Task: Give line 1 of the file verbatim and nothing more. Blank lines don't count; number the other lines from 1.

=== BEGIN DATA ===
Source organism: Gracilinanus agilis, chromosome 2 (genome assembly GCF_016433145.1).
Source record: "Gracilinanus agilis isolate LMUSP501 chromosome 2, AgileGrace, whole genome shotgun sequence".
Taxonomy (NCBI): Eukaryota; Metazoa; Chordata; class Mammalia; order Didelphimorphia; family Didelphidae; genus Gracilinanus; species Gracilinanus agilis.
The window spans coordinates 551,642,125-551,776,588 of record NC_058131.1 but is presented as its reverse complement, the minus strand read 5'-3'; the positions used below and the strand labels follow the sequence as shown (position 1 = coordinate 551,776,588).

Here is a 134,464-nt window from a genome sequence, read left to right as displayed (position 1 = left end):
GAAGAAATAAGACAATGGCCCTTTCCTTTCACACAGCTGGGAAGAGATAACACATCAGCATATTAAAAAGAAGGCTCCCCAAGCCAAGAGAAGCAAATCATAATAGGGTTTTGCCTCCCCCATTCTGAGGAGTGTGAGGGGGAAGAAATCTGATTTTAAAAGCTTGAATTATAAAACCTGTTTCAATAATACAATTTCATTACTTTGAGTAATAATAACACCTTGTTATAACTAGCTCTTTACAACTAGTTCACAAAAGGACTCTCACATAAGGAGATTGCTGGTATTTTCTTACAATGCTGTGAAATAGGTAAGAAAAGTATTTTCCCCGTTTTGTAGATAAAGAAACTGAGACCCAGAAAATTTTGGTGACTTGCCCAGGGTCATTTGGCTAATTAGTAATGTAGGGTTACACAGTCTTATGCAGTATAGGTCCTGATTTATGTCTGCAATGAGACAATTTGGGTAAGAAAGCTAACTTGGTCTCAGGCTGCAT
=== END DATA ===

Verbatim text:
Source organism: Gracilinanus agilis, chromosome 2 (genome assembly GCF_016433145.1).